Book Reviews

Book Review: Sword of Destiny

 

Sword of Destiny“It is easy to kill with a bow, girl. How easy it is to release the bowstring and think, it is not I, it is the arrow. The blood of that boy is not on my hands. The arrow killed him, not I. But the arrow does not dream anything in the night.”

TITLE & AUTHOR: Sword of Destiny by Andrzej Sapkowski

SERIES: The Witcher, #0.75

GENRE: Fantasy/Short Stories/Retellings

FIRST PUBLISHED : May 21st 1992

MY RATING: 4/5

 

Geralt is a witcher, a man whose magic powers, enhanced by long training and a mysterious elixir, have made him a brilliant fighter and a merciless assassin. Yet he is no ordinary murderer: his targets are the multifarious monsters and vile fiends that ravage the land and attack the innocent. He roams the country seeking assignments, but gradually comes to realise that while some of his quarry are unremittingly vile, vicious grotesques, others are the victims of sin, evil or simple naivety.

In this collection of short stories, following the adventures of the hit collection THE LAST WISH, join Geralt as he battles monsters, demons and prejudices alike.

After reading The Last Wish, the next Witcher book in chronological order was Sword of Destiny, so I still haven’t started on the novels, but I will soon! I liked this collection as much as I liked the first one, and again I recognized many of these stories from the show and as retellings of well-known fairy tales. What I really liked compared to the previous collection is that we get more of Ciri and Yennefer here, because I really love them. There are six stories in this collection and I’ll talk a bit about each one.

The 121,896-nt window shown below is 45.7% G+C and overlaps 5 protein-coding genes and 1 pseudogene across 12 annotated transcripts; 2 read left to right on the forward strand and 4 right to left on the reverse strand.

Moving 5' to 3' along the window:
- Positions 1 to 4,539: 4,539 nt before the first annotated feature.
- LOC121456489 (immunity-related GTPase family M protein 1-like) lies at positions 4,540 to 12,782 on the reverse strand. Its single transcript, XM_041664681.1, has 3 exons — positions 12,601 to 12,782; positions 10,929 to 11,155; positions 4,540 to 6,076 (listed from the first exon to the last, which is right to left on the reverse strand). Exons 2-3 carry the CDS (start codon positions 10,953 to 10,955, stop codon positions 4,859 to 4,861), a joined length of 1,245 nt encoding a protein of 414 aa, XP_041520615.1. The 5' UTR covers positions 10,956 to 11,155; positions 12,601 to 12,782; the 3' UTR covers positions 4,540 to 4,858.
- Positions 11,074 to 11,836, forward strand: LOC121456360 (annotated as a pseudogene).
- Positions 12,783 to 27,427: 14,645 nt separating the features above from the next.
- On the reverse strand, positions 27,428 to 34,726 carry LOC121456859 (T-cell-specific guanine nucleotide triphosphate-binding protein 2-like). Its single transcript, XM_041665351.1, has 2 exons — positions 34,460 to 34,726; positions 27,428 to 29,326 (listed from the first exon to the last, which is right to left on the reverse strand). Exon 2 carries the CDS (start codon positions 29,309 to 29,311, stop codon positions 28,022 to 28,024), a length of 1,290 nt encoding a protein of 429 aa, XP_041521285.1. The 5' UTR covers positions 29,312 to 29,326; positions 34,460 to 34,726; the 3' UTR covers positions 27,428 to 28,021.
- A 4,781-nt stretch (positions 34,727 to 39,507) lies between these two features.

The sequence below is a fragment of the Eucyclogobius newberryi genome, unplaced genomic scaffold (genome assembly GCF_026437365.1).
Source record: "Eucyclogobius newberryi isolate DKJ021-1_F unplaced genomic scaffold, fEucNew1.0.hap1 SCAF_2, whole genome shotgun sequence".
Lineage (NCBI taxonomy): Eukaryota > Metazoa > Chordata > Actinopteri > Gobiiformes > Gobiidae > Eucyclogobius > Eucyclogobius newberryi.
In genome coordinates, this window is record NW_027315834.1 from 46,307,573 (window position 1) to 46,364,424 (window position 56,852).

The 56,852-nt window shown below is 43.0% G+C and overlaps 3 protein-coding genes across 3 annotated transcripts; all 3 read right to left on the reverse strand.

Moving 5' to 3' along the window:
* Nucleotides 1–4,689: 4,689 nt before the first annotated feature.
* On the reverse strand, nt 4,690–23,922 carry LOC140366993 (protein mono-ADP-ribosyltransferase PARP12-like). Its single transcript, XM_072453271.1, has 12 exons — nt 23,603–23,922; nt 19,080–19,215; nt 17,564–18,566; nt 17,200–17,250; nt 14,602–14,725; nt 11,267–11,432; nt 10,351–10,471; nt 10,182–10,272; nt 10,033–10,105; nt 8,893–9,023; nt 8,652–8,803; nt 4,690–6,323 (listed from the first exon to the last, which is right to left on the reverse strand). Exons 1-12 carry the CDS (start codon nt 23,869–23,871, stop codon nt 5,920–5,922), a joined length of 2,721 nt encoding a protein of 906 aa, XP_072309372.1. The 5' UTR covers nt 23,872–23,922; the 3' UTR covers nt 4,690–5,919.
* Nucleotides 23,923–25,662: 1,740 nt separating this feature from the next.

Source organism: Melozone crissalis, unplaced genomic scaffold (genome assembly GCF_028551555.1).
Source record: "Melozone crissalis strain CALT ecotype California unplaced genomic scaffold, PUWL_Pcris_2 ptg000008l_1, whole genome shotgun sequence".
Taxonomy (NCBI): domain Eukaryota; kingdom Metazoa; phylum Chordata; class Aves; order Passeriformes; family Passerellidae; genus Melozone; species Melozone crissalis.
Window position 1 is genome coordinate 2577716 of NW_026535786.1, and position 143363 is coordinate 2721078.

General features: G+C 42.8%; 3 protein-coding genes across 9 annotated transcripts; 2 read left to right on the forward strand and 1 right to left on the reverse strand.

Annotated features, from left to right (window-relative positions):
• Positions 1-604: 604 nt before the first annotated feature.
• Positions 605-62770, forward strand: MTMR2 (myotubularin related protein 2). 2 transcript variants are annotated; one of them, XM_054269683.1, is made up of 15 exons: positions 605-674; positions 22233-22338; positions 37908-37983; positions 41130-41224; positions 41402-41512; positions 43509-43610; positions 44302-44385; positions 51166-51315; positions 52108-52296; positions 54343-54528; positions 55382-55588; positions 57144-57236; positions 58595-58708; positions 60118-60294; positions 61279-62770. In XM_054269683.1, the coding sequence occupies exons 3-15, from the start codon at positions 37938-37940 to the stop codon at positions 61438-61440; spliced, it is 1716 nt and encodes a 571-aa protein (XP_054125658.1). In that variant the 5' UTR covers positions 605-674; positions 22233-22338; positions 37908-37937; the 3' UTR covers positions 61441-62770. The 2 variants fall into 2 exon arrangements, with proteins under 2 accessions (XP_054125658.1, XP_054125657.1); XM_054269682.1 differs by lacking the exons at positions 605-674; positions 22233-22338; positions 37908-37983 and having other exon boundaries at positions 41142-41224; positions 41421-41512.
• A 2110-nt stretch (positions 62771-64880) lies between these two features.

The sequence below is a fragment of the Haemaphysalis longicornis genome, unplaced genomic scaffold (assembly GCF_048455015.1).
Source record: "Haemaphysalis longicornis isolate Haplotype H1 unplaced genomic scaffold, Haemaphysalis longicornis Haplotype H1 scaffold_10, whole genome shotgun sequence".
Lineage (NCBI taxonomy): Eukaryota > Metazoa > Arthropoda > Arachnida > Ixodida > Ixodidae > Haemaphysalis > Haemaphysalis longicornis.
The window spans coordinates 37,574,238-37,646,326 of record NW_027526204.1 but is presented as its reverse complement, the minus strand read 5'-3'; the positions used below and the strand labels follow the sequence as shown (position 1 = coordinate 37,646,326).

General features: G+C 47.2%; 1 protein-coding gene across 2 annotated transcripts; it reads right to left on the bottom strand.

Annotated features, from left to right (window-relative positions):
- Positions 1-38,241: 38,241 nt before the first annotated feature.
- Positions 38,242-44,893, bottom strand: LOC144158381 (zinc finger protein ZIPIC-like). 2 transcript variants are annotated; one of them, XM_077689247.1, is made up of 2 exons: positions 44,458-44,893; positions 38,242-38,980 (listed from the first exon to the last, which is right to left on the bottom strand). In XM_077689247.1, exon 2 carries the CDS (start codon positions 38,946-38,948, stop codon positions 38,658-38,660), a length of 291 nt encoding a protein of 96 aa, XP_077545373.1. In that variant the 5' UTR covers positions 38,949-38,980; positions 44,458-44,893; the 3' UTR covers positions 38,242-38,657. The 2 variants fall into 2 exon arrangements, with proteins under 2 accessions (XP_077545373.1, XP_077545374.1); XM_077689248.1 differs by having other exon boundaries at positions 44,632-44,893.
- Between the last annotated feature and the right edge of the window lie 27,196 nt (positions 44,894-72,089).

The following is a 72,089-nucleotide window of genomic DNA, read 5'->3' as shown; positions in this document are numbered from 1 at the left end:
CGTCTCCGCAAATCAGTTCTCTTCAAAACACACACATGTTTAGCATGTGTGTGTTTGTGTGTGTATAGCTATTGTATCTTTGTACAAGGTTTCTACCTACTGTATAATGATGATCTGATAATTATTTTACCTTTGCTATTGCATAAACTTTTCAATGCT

The Bounds of Reason

This is a story that was pretty much retold in the Netflix series, with a couple of differences. Geralt meets a man escorted by two warrior women, who offers him a job of killing a mythical golden dragon. It turns out they’re not the only one on the hunt, because a band of reavers, a group of dwarves and a certain sorceress want a piece of it too, for their own secret reasons.